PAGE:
State and federal wildlife officials say bald eagle deaths from motor vehicles are on the rise in Michigan.
Vehicle accidents accounted for 29 percent of recorded eagle deaths between 1987 and 2008, according to the U.S. Fish and Wildlife Service. A total of 222 birds are known to have died from auto accidents during that period.
Eagles have been hit when they’re feeding on road kill. Scavenging behavior tends to increase during the winter months when ice develops on lakes and rivers, making foraging for fish more difficult.
So slow down if you see a dead animal alongside the road. A bald eagle may be nearby.
In Michigan, bald eagle populations have increased from 52 breeding pairs in 1961 to 630 breeding pairs in 2010. The bird was removed from the endangered species list in 2007, but is still protected by law.
Speaking of birds, the Kirtland’s Warbler is still on the endangered species list. But populations are exceeding recovery goals.
The latest annual survey of the birds in Michigan shows that the state’s population remains steady. A total of 1,733 singing males were recorded this year by biologists and researchers. The numbers have been steady for the last three years.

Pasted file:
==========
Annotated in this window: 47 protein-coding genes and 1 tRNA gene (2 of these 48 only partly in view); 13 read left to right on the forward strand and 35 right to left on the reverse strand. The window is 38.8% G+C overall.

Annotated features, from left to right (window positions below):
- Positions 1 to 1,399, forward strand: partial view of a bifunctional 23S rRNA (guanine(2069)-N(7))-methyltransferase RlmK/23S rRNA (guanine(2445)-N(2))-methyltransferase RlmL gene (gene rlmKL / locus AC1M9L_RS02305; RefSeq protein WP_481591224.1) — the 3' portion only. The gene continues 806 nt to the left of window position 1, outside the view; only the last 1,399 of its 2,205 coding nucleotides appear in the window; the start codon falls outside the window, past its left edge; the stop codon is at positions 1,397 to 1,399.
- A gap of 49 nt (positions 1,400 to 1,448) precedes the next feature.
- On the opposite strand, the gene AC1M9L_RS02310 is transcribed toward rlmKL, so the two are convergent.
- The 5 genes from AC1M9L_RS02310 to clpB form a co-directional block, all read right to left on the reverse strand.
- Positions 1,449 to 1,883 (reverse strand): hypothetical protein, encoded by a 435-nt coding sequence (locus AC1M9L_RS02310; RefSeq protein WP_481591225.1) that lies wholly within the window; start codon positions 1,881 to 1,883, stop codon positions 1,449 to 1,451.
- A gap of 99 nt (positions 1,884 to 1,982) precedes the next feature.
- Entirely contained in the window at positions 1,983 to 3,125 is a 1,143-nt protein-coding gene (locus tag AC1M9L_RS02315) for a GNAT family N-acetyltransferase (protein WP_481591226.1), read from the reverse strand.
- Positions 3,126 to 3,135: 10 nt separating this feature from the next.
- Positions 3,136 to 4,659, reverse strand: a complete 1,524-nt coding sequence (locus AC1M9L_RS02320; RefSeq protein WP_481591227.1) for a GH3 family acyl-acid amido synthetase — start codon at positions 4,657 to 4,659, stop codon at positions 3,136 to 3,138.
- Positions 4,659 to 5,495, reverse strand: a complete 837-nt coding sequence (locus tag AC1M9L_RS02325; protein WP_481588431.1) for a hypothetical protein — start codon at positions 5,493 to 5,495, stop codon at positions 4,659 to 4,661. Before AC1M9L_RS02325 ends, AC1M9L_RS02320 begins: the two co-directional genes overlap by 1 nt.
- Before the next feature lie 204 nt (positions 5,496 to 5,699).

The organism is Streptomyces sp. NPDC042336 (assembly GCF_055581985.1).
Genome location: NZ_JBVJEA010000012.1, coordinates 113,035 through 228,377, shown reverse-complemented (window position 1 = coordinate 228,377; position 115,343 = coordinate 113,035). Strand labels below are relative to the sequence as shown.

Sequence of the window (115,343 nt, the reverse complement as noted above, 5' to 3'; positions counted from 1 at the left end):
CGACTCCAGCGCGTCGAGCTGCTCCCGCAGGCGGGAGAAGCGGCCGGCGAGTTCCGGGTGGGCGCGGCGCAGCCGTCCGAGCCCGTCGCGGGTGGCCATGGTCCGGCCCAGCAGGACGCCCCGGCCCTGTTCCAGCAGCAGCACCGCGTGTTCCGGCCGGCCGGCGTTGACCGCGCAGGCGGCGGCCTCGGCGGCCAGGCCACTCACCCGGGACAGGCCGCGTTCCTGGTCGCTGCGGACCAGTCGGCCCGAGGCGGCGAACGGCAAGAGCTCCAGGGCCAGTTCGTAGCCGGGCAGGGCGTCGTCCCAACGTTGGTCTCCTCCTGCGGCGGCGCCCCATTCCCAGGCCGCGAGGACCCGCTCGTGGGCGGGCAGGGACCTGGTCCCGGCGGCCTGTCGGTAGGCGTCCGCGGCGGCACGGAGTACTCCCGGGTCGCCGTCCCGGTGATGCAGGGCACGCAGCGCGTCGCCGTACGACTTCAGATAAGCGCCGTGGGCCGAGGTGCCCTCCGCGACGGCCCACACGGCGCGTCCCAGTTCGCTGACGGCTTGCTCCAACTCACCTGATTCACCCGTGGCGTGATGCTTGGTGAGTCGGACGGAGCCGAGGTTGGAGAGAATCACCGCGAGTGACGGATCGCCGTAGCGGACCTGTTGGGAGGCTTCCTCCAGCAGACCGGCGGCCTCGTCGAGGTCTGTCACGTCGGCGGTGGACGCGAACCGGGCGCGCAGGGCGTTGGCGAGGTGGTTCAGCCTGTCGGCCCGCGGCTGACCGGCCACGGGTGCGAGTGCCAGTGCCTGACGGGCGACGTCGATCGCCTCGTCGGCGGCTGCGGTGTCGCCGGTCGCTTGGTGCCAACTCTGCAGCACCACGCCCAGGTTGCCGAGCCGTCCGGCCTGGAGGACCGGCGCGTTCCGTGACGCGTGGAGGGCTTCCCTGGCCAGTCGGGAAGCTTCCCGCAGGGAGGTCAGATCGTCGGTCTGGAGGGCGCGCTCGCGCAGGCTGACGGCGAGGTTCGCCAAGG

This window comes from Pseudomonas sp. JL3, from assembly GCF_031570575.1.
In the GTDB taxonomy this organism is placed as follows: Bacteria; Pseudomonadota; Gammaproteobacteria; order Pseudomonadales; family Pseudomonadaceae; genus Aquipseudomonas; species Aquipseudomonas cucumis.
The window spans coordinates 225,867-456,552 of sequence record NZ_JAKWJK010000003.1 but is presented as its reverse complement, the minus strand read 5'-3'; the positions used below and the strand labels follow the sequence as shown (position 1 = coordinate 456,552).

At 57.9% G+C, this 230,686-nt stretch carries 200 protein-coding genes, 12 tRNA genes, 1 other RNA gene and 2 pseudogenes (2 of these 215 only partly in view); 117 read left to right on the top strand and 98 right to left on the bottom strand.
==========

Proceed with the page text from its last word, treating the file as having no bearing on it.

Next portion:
This year, singing males were found in 11 northern Michigan counties, including, Clare, Crawford, Iosco, Ogemaw, Oscoda and Roscommon counties.
The Kirtland’s Warbler is still listed as endangered, but forest management programs have helped stabilize their habitat, officials say.
The recovery goal for the birds is 1,000 singing males. Now, with the population at almost twice that number, state and federal officials are working to remove the species from the endangered species list, so funds and efforts can be focused on other species more in need of recovery efforts.
Environmental groups are praising the reappointment of Kirk Steudle as director of the Michigan Department of Transportation.
Steudle, a former Essexville city commissioner, has been reappointed to the position by incoming Governor Rick Snyder.
The Michigan Environmental Council says MDOT is a key player in transportation policy in Michigan, and Steudle has done a good job with limited resources since taking over the department in 2006.
Steudle also has supported important initiatives in the areas of passenger rail service and making towns and cities safer and more accessible for pedestrians, cyclists, wheelchair users and others, the environmental group says.
Steudle, who now lives in South Lyon, was formerly an MDOT engineer for the bay region.
— Photo Credit: Alan Vernon